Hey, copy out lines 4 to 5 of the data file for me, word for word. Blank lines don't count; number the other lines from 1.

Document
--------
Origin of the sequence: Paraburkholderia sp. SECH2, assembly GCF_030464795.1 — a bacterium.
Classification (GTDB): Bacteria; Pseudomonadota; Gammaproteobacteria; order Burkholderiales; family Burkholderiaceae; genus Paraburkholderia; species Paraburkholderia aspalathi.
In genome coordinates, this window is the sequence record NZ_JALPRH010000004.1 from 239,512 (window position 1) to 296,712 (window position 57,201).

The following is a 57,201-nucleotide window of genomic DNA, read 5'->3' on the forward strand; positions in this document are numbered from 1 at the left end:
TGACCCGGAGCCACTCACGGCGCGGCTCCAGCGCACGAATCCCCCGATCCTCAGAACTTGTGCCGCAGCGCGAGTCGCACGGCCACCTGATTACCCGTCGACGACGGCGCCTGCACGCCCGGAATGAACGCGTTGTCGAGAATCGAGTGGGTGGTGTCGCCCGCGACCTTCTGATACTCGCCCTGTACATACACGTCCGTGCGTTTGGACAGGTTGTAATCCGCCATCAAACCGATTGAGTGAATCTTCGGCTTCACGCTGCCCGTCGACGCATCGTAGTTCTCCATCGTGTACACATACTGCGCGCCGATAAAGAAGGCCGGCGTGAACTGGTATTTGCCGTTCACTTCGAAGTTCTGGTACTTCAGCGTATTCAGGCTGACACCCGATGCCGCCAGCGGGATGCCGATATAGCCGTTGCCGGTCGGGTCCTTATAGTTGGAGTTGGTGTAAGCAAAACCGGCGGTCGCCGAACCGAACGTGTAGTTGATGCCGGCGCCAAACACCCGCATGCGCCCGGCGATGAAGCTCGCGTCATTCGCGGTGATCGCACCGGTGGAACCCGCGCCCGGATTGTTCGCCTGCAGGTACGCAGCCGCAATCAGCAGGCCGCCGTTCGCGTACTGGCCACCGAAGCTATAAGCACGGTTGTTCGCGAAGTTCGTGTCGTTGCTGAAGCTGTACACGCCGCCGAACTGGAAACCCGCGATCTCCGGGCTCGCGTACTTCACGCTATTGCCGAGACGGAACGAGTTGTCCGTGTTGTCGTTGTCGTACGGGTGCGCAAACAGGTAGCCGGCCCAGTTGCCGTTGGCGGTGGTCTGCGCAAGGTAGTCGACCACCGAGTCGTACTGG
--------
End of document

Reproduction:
The following is a 57,201-nucleotide window of genomic DNA, read 5'->3' on the forward strand; positions in this document are numbered from 1 at the left end:
TGACCCGGAGCCACTCACGGCGCGGCTCCAGCGCACGAATCCCCCGATCCTCAGAACTTGTGCCGCAGCGCGAGTCGCACGGCCACCTGATTACCCGTCGACGACGGCGCCTGCACGCCCGGAATGAACGCGTTGTCGAGAATCGAGTGGGTGGTGTCGCCCGCGACCTTCTGATACTCGCCCTGTACATACACGTCCGTGCGTTTGGACAGGTTGTAATCCGCCATCAAACCGATTGAGTGAATCTTCGGCTTCACGCTGCCCGTCGACGCATCGTAGTTCTCCATCGTGTACACATACTGCGCGCCGATAAAGAAGGCCGGCGTGAACTGGTATTTGCCGTTCACTTCGAAGTTCTGGTACTTCAGCGTATTCAGGCTGACACCCGATGCCGCCAGCGGGATGCCGATATAGCCGTTGCCGGTCGGGTCCTTATAGTTGGAGTTGGTGTAAGCAAAACCGGCGGTCGCCGAACCGAACGTGTAGTTGATGCCGGCGCCAAACACCCGCATGCGCCCGGCGATGAAGCTCGCGTCATTCGCGGTGATCGCACCGGTGGAACCCGCGCCCGGATTGTTCGCCTGCAGGTACGCAGCCGCAATCAGCAGGCCGCCGTTCGCGTACTGGCCACCGAAGCTATAAGCACGGTTGTTCGCGAAGTTCGTGTCGTTGCTGAAGCTGTACACGCCGCCGAACTGGAAACCCGCGATCTCCGGGCTCGCGTACTTCACGCTATTGCCGAGACGGAACGAGTTGTCCGTGTTGTCGTTGTCGTACGGGTGCGCAAACAGGTAGCCGGCCCAGTTGCCGTTGGCGGTGGTCTGCGCAAGGTAGTCGACCACCGAGTCGTACTGG